‘What if I mess up this speech? What if I’m not funny enough? What if I forget what to say?’

It’s no wonder why many of us are uncomfortable giving a presentation. All we do is bring ourselves down before we got a chance to prove ourselves. This is also known as a self-fulfilling prophecy – a belief that comes true because we are acting as if it already is. If you think you’re incompetent, then it will eventually become true.

Motivational coaches tout that positive mantras and affirmations tend to boost your confidents for the moments that matter most. Say to yourself: “I’ll ace this speech and I can do it!”

Take advantage of your adrenaline rush to encourage positive outcome rather than thinking of the negative ‘what ifs’.

Here’s a video of Psychologist Kelly McGonigal who encourages her audience to turn stress into something positive as well as provide methods on how to cope with it:

4. Understand your content

Knowing your content at your fingertips helps reduce your anxiety because there is one less thing to worry about. One way to get there is to practice numerous times before your actual speech.

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However, memorizing your script word-for-word is not encouraged. You can end up freezing should you forget something. You’ll also risk sounding unnatural and less approachable.

“No amount of reading or memorizing will make you successful in life. It is the understanding and the application of wise thought that counts.” – Bob Proctor

Many people unconsciously make the mistake of reading from their slides or memorizing their script word-for-word without understanding their content – a definite way to stress themselves out.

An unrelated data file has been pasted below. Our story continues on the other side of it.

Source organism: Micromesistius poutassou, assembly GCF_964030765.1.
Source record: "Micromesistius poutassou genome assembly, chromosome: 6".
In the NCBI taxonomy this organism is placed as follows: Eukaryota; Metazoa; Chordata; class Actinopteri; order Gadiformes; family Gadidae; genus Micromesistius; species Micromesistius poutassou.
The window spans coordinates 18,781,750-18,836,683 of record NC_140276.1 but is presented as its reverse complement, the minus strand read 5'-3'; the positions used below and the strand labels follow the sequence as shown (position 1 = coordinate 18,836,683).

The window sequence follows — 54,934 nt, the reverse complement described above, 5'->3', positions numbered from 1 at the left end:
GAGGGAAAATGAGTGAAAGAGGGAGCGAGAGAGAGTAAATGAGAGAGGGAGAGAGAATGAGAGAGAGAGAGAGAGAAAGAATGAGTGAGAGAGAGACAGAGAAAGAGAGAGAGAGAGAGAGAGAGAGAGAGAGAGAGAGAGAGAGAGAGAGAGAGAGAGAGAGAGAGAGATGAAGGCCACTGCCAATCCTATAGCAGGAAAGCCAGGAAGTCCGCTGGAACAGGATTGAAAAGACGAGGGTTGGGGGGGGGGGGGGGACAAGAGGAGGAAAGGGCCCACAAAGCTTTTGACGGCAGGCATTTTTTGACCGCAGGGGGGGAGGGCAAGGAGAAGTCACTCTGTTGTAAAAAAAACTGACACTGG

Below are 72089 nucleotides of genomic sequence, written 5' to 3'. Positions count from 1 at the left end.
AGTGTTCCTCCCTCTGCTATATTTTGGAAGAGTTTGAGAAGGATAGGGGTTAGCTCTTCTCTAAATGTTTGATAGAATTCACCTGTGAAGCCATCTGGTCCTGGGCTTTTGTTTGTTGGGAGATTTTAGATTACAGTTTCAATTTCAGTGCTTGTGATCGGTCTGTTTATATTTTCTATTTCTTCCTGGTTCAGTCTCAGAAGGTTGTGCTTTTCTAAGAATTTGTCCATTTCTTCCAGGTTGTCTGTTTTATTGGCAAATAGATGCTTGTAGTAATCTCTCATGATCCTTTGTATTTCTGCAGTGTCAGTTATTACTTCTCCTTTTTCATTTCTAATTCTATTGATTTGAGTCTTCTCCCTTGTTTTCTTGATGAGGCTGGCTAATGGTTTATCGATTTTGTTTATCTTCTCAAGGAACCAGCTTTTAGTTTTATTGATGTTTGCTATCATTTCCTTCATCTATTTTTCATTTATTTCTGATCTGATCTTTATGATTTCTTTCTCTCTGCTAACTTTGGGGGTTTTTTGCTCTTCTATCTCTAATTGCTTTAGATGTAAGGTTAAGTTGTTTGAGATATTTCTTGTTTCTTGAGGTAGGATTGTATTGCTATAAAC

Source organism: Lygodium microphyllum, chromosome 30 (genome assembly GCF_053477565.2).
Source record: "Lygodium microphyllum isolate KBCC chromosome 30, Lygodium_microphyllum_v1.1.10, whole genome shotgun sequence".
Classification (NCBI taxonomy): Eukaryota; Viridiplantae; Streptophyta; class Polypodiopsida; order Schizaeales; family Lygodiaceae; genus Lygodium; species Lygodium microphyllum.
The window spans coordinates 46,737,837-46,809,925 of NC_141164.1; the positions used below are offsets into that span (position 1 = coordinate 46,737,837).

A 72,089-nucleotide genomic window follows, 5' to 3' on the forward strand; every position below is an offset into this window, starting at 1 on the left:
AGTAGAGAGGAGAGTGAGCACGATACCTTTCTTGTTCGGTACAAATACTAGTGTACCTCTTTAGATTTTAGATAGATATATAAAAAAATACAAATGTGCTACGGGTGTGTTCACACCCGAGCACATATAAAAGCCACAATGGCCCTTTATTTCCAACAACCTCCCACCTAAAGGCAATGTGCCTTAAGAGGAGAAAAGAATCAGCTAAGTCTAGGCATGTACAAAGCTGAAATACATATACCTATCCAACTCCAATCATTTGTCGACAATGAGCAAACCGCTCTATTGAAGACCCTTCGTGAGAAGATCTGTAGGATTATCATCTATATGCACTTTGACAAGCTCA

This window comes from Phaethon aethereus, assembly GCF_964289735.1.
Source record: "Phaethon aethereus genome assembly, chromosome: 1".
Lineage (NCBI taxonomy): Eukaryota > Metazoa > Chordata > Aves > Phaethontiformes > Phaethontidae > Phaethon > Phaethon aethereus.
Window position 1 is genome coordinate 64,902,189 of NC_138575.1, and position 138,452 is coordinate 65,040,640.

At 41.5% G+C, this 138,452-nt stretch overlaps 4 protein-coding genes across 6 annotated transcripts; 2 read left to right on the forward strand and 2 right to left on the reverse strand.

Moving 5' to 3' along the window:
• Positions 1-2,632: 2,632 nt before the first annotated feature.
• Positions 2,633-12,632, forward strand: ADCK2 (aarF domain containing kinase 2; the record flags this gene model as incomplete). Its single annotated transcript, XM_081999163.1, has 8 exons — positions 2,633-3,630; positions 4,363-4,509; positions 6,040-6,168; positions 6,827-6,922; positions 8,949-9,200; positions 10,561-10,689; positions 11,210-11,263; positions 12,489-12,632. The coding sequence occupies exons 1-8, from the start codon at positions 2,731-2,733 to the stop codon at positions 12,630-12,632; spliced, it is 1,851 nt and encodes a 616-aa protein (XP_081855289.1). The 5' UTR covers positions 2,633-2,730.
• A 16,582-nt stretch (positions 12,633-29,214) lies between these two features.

Understanding your speech flow and content makes it easier for you to convert ideas and concepts into your own words which you can then clearly explain to others in a conversational manner. Designing your slides to include text prompts is also an easy hack to ensure you get to quickly recall your flow when your mind goes blank.[2]

One way to understand is to memorize the over-arching concepts or ideas in your pitch. It helps you speak more naturally and let your personality shine through. It’s almost like taking your audience on a journey with a few key milestones.

5. Practice makes perfect

Like most people, many of us are not naturally attuned to public speaking. Rarely do individuals walk up to a large audience and present flawlessly without any research and preparation.

In fact, some of the top presenters make it look easy during showtime because they have spent countless hours behind-the-scenes in deep practice. Even great speakers like the late John F. Kennedy would spend months preparing his speech beforehand.

Public speaking, like any other skill, requires practice – whether it be practicing your speech countless of times in front of a mirror or making notes. As the saying goes, practice makes perfect!

6. Be authentic

There’s nothing wrong with feeling stressed before going up to speak in front of an audience.